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Neighbor testifies that he saw Michael Johnson struggle to move large container

Michael Maurice Johnson, shown in this 2012 file photo, is being retried for the murder of Phylicia Barnes.
Michael Maurice Johnson, shown in this 2012 file photo, is being retried for the murder of Phylicia Barnes. (Photo courtesy of Baltimore City Police Department)

A former neighbor testified for the second time about observing Michael Maurice Johnson struggling to move a plastic storage container the day that 16-year-old Phylicia Barnes was last seen alive.

Elvis Teah, who testified at Johnson's first trial in 2013, said Tuesday that Johnson was shirtless and sweaty as he lifted the container up the steps from his basement apartment on Dec. 28, 2010. Prosecutors' theory of the case is that Phylicia's body was inside of the container.

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"I asked him, 'Do you need a hand, this stuff seems heavy,'" Teah recalled. "He said, 'No, I got it.'"

Johnson told police in a recorded interview three days later that he saw Phylicia asleep on the couch when he left the apartment at 1:30 p.m.

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Teah was unclear about what time he saw Johnson. He said it could have been anywhere from 10 a.m. to 2 p.m. At the previous trial, Teah testified that he saw Johnson in the morning, which was emphasized by the defense.

Assistant State's Attorney Lisa Goldberg also showed Teah a plastic storage container that they say is the same size as the one Johnson used to dispose of Phylicia's body. Teah said Tuesday that the storage container he observed was not as deep as the one shown to him by Goldberg.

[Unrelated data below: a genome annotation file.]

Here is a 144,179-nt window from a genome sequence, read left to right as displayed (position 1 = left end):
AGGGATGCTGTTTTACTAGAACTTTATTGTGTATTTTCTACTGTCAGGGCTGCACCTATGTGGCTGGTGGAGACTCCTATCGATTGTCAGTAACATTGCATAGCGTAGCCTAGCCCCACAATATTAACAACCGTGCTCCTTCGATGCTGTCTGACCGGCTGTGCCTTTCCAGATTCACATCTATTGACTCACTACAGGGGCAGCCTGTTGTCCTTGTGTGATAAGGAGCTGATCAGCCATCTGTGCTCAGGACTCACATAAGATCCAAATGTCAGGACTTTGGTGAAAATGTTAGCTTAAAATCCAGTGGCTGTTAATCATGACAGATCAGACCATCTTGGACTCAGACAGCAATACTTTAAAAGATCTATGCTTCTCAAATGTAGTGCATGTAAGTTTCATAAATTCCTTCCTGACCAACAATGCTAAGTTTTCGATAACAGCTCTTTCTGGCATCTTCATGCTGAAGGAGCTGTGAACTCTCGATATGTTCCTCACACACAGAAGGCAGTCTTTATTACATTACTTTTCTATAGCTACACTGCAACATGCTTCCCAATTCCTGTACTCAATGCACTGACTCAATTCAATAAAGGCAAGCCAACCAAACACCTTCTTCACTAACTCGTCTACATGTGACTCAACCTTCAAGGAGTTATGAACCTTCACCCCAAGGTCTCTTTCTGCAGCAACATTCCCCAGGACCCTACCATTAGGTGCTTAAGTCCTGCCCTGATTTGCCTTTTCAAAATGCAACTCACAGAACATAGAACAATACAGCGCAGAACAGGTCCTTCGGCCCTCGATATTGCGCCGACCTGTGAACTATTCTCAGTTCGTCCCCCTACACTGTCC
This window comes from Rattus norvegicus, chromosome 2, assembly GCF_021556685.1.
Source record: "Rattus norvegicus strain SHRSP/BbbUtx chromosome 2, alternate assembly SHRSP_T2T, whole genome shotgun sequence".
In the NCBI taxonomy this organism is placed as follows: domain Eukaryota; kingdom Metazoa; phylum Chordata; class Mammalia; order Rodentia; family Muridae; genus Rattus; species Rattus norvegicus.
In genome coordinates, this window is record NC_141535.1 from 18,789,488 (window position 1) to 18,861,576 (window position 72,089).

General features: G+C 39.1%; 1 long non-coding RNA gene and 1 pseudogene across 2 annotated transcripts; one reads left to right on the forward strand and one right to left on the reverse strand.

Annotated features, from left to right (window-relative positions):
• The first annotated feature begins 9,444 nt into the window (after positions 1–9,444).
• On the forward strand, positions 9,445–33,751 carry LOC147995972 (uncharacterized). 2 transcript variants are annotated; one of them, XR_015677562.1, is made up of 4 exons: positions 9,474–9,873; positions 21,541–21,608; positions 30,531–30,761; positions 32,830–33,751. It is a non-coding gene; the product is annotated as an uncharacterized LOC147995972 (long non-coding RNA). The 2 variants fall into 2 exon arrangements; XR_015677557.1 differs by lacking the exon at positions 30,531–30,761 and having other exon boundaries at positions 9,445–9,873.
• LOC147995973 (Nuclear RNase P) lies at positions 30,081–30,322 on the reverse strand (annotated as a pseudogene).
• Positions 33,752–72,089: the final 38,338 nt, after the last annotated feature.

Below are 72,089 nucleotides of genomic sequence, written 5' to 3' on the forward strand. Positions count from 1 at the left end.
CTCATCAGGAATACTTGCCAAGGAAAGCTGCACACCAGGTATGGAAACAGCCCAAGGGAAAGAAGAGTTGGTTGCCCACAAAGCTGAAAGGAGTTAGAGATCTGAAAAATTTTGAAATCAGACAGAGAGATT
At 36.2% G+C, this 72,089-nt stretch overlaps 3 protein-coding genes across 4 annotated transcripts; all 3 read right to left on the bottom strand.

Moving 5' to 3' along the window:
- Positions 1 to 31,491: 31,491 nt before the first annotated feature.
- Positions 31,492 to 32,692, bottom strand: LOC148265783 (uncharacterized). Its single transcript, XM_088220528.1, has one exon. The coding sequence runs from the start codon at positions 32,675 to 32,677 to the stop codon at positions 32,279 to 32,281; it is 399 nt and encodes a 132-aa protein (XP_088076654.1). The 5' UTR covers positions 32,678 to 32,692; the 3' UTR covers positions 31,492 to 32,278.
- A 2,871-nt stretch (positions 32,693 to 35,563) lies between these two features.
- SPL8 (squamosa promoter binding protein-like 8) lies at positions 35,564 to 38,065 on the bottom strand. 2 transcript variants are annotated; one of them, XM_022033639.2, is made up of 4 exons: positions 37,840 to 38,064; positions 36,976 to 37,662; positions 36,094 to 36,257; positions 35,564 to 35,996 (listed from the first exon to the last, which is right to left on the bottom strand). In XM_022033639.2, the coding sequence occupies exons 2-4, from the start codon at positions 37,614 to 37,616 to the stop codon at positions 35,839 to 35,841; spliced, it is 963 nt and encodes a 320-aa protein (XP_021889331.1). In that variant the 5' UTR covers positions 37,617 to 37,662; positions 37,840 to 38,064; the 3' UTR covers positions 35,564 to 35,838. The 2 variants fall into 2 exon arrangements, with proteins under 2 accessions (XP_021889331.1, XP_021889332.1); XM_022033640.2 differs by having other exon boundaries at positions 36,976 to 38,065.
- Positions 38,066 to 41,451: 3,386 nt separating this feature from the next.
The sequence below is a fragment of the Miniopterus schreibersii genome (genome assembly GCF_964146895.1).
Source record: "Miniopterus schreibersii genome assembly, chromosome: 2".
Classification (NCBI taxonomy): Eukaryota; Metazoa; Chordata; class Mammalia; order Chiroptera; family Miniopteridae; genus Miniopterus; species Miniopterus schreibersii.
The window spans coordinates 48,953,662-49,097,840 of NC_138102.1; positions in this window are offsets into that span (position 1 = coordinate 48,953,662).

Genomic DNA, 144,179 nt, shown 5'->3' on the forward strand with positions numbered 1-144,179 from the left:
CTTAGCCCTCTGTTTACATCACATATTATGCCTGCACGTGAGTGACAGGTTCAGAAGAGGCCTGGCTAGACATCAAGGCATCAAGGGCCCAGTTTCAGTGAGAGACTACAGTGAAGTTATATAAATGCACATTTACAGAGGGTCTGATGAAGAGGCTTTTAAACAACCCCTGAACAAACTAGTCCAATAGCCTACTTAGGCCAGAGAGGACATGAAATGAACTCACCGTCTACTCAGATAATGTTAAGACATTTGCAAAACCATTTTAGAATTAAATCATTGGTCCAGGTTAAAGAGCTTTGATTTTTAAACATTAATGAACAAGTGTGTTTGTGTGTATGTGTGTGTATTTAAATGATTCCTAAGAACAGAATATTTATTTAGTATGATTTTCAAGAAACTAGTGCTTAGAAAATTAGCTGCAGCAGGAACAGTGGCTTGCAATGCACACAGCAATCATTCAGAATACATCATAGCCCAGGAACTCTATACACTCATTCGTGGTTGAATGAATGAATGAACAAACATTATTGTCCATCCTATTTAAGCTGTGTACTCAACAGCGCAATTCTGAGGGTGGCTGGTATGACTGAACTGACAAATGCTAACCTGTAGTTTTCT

Prosecutors are trying Johnson for the second time, after his conviction on a charge of second-degree murder was overturned because prosecutors withheld information about a key witness from the defense. That witness, who said Johnson called him to his apartment showed the witness Phylicia's body inside, is not being called to testify this time.

Jurors on Tuesday also heard from Det. Albert Rotell, of the Baltimore Police Department's phone tracking unit, who mapped out the mobile phone activity of Johnson and Barnes, based on the cell towers they connected with.

Phylicia's phone stopped connecting with cell towers at 1:03 p.m. and never connected again.

Johnson's phone, meanwhile, was making calls until 11:35 a.m., when it stopped connecting to the network and calls to it went directly to voicemail. He resumed using his phone at 1:04 p.m., sending and receiving text messages. He was on the phone continuously from that point on, making calls that lasted as long as eight or 12 minutes, Rotell testified.

The cell tower data shows he was on the move after at least 1:28 p.m., with his phone connecting to towers in Southwest Baltimore and later near Patapsco Valley State Park in Howard County.

Johnson told police that after leaving the apartment, he went to visit relatives and stopped at a Walmart near the park. But prosecutors have raised the idea that Johnson was looking for a location to dump Phylicia's body.

At no time during the day or night did his phone hit a tower east of Northwest Baltimore. Phylicia's body was found four months later in the Susquehanna River — 40 miles northeast of Baltimore — and prosecutors have acknowledged that they have no evidence linking Johnson to that area.

Prosecutors played for jurors a tape of a phone call Johnson made from jail. It is one of several calls or statements he made about Phylicia that prosecutors believe are incriminating but also fall short of linking him to the crime.

In the call, Johnson tells an unidentified woman that Phylicia's sister, Deena, spent the "second-most amount of time with Phylicia."

"You already know who No. 1 is," Johnson can be heard saying. "Take a guess, who spent the most time [with Phylicia]?"

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The woman names Johnson's teenage brother.

"No, it was me," Johnson says. "It was me. By far."

The trial continues with testimony from prosecution witnesses on Wednesday.

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